Article image
Article image
Article image
Article image
Article image
This article displays in one automatically-generated column. View the full page to see article in its original form.

THE COURTS-TO-DAY

CITY POLICE COURT,

(Boforo J. It. Bartholomew, Esq., S.M.)

Drunkenness.—Two first offenders woro eacli fined us or 24 hours' imprisonment. By-law Cases.—Richard Bradbrook, Alfred Dyer, and Jameß Stevens, expressmen, were charged with going upon the railway station for the purpose of soliciting custom.—Dyer and Stevens we.ro each fined 10s and costs, and Bradbrook was mulcted in tho sum of us and costs (7s). John Smith, charged with driving a vehicle aoross a footpath, was fined 5s and costs (7s). Second-hand Dealers Act.—Thomas Scott pleaded not guilty to a charge of carrying on business as a second-hand dealer without being tho holder of & license under the Act.—Senior-sergeant Dart said that tho defendant was tho occupier of a shop in tho Arcade, where lie. sold eeeond-hand articles. The poiieo were of opinion that he ought to have a license, but defendant thought otherwise, and had declined to take out a license. Tho circumstances wore that the defendant bought second-hand articles away from his shop and stored thorn at tho shop, where admittedly ho sold them as second-hand articles. He submitted it was a case in which defendant should have a license.—Constable Bandy said that defendant had told him that people had brought articles to the shop for the purpose of selling them to him, but he had declined to purchase them. He also stated that ho renovated articles by polishing them up. Ho bought furniture at the auotion rooms.—Evidence was also given by Doteotive Hall and Constable Parkhill.—Mr Payne, who appeared for defendant, submitted that if a person purchased a second-hand article and renovated and improved it so that it was altered and improved it would not bo a second-hand article. Defendant invariably bought articles at the auction rooms and improved them afterwards,- selling the improved article. I Defendant did nob want to take out a license, because he would have to put i a second-hand dealer's sign up, and he would then have a certain class of people whom he did not want coming to his shop.—The Magistrate held that it could not be contended that the mere renovating of an artiole made a new article of it. Defendant had, however, acted perfectly honestly, and it was not a case which called for a heavy penalty. He would be fined 10s, with costs (7s).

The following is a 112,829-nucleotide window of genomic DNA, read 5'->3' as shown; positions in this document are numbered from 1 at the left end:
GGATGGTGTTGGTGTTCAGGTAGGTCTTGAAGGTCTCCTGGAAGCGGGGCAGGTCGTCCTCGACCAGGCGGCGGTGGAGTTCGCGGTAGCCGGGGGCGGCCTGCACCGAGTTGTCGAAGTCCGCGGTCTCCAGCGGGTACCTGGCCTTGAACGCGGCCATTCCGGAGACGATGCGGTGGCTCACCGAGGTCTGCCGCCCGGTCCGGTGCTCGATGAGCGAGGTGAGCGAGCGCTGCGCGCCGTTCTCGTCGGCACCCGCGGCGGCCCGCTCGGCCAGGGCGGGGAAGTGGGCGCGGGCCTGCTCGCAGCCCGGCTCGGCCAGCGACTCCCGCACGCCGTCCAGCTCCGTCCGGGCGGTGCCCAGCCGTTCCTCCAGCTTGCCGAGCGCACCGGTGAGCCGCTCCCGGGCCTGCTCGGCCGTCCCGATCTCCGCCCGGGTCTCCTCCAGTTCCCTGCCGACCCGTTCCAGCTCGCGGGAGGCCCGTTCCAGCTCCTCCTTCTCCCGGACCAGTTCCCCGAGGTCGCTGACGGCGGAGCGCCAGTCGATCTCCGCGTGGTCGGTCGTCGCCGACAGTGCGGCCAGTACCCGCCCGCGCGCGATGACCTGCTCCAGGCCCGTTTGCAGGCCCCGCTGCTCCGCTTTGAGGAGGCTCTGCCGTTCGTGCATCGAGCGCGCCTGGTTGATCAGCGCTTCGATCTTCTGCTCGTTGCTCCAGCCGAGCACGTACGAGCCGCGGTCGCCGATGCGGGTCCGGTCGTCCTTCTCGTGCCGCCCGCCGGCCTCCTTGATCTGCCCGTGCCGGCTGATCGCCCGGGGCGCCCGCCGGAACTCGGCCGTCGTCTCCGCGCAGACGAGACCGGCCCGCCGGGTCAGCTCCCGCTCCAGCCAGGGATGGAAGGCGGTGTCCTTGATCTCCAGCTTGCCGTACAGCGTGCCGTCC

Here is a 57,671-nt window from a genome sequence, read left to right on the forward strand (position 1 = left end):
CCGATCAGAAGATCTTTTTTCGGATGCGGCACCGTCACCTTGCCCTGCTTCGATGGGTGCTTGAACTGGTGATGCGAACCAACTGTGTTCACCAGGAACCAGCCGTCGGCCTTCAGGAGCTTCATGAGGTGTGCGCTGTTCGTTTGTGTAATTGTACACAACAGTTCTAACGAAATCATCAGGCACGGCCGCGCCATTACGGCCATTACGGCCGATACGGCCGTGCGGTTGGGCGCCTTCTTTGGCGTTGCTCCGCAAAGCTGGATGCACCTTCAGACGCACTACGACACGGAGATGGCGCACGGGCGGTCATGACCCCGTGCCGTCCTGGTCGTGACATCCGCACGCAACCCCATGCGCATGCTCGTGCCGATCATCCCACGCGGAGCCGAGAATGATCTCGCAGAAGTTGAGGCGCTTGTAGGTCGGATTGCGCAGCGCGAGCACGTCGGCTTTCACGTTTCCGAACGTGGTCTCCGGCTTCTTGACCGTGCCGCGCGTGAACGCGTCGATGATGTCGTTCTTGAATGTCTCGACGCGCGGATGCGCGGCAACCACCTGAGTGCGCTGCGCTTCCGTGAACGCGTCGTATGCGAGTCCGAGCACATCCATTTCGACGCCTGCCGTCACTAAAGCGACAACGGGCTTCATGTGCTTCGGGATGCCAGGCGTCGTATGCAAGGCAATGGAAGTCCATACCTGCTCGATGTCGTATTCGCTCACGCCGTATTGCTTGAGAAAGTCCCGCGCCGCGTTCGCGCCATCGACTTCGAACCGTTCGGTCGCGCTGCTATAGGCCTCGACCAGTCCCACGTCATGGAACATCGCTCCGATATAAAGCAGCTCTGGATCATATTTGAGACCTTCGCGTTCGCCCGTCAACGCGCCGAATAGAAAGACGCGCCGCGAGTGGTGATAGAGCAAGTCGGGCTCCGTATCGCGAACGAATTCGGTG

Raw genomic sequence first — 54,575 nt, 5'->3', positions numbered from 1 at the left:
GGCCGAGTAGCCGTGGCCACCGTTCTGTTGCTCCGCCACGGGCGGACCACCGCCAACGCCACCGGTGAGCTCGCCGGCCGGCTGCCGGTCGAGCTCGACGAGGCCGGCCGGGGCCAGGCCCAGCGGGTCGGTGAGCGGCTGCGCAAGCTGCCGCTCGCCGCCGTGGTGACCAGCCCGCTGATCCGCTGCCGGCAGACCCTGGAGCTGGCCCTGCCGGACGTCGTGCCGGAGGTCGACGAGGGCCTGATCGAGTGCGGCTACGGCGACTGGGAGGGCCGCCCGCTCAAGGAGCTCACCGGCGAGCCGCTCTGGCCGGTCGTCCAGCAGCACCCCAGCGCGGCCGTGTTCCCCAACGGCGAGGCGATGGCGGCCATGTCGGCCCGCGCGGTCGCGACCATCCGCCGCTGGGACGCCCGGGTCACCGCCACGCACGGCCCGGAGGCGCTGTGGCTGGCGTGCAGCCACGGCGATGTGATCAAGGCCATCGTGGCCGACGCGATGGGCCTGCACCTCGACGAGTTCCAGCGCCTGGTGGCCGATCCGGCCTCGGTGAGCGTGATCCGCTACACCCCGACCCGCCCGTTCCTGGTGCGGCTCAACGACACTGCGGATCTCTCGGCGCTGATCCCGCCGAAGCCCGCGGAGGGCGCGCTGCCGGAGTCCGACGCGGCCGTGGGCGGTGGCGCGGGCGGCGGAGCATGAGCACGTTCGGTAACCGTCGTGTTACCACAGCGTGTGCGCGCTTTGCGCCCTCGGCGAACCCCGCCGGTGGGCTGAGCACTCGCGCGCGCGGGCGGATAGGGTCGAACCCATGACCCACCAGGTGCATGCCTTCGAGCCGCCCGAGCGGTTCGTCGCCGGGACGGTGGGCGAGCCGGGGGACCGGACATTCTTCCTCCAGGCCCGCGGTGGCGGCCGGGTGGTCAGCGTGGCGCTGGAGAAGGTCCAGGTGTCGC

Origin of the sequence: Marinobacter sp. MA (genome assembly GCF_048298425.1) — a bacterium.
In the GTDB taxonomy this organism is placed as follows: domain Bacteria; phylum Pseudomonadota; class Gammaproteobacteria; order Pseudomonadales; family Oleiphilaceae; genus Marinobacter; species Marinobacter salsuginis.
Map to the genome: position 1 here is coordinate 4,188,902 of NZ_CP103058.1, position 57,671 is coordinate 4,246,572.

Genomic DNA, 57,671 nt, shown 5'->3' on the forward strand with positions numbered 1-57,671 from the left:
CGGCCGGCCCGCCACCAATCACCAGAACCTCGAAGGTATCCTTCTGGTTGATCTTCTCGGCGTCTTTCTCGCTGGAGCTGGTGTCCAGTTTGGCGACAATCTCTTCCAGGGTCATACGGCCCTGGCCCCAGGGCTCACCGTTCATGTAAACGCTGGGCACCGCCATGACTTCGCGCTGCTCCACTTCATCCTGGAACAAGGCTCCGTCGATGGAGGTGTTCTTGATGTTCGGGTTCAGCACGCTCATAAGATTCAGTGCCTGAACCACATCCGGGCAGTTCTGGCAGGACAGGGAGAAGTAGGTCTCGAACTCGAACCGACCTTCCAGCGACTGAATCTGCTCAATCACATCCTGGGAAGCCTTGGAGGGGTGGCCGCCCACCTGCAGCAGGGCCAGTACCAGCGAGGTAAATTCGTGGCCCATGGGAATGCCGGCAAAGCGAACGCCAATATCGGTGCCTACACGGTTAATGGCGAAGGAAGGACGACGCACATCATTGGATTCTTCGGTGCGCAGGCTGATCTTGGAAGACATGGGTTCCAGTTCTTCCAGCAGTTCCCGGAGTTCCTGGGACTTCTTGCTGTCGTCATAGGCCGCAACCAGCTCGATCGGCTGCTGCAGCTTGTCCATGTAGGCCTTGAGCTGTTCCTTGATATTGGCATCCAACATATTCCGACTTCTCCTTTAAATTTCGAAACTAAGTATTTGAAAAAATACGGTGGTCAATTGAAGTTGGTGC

Weighing 21ioz, an apple grown at Wisbech was sold by auction at Manchester for £25 for tho Prince of Wales's relief fund.

This article text was automatically generated and may include errors. View the full page to see article in its original form.
Permanent link to this item

https://paperspast.natlib.govt.nz/newspapers/ESD19141204.2.47

Bibliographic details

THE COURTS-TO-DAY, Issue 15667, 4 December 1914

Word Count
407

THE COURTS-TO-DAY Issue 15667, 4 December 1914

  1. New formats

    Papers Past now contains more than just newspapers. Use these links to navigate to other kinds of materials.

  2. Hierarchy

    These links will always show you how deep you are in the collection. Click them to get a broader view of the items you're currently viewing.

  3. Search

    Enter names, places, or other keywords that you're curious about here. We'll look for them in the fulltext of millions of articles.

  4. Search

    Browsed to an interesting page? Click here to search within the item you're currently viewing, or start a new search.

  5. Search facets

    Use these buttons to limit your searches to particular dates, titles, and more.

  6. View selection

    Switch between images of the original document and text transcriptions and outlines you can cut and paste.

  7. Tools

    Print, save, zoom in and more.

  8. Explore

    If you'd rather just browse through documents, click here to find titles and issues from particular dates and geographic regions.

  9. Need more help?

    The "Help" link will show you different tips for each page on the site, so click here often as you explore the site.

Working